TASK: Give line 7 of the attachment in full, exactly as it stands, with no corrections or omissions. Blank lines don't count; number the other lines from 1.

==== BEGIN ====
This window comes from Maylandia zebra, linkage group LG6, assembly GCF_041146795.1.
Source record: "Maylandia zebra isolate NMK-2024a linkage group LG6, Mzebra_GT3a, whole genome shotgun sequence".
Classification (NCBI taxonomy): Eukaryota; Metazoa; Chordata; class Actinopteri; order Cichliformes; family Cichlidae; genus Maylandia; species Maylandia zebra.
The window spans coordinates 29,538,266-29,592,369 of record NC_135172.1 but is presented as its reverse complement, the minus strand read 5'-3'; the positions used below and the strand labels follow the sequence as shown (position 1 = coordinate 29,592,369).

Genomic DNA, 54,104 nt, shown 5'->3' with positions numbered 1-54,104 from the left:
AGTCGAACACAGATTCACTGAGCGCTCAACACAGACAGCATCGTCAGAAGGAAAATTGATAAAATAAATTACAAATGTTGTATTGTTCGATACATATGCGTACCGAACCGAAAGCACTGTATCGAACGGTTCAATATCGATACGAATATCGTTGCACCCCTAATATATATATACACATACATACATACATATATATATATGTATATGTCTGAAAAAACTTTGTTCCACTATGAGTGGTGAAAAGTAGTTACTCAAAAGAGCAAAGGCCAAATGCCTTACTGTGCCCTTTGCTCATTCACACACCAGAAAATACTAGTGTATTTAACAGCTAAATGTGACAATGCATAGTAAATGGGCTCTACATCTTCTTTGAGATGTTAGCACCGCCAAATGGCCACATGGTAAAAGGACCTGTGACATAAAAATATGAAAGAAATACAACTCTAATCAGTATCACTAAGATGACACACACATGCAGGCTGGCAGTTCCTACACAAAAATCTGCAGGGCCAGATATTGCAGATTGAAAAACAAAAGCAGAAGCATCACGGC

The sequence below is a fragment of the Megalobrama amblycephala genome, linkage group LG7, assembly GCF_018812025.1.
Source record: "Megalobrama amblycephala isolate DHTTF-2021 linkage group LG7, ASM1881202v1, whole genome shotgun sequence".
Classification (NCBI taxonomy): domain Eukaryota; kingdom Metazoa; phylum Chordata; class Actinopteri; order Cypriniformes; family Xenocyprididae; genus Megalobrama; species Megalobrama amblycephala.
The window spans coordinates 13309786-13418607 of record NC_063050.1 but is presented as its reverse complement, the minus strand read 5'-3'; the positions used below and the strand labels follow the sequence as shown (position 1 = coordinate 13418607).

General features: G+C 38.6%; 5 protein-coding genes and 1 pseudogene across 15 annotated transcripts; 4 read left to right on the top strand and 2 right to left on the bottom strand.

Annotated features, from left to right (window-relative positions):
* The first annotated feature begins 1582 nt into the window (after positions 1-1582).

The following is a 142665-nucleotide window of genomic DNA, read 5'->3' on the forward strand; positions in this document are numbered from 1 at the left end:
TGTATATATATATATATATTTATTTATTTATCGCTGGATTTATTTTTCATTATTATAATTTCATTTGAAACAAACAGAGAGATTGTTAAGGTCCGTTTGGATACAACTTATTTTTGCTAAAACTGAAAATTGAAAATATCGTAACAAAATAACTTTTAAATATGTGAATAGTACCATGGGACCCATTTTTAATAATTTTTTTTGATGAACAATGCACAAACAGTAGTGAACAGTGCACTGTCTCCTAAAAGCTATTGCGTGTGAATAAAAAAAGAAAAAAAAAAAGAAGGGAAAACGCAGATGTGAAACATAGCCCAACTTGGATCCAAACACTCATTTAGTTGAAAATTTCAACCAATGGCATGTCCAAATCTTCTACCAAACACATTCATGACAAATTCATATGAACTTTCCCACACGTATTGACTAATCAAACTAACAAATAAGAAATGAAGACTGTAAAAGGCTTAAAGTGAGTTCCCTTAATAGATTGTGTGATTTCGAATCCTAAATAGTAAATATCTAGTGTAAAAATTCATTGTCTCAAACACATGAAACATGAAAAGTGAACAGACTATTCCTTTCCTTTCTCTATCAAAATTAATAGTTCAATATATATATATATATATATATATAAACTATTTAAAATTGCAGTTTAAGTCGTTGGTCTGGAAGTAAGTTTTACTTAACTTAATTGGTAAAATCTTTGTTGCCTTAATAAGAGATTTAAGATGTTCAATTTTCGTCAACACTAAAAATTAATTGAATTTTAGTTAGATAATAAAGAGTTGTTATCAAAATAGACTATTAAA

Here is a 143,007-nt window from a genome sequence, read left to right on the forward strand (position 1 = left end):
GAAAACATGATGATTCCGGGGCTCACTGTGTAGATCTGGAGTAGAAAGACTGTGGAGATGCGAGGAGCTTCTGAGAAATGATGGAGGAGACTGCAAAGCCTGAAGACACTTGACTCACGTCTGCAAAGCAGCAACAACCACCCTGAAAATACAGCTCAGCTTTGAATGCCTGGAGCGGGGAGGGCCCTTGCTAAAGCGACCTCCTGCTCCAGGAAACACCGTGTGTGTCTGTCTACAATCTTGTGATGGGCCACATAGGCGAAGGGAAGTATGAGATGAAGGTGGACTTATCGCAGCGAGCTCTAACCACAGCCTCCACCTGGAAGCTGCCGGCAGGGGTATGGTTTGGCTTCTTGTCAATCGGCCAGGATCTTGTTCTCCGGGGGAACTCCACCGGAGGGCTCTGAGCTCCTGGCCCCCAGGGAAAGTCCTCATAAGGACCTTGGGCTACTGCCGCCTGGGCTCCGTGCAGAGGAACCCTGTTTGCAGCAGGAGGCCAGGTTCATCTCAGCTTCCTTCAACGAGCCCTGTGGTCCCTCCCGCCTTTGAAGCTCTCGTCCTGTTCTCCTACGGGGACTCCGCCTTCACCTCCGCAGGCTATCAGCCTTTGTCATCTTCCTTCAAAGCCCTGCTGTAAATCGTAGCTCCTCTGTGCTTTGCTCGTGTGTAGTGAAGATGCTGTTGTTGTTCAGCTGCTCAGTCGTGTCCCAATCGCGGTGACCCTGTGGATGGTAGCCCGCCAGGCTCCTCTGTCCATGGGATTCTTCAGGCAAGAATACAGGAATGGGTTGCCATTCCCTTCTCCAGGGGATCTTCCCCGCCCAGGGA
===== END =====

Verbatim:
The sequence below is a fragment of the Megalobrama amblycephala genome, linkage group LG7, assembly GCF_018812025.1.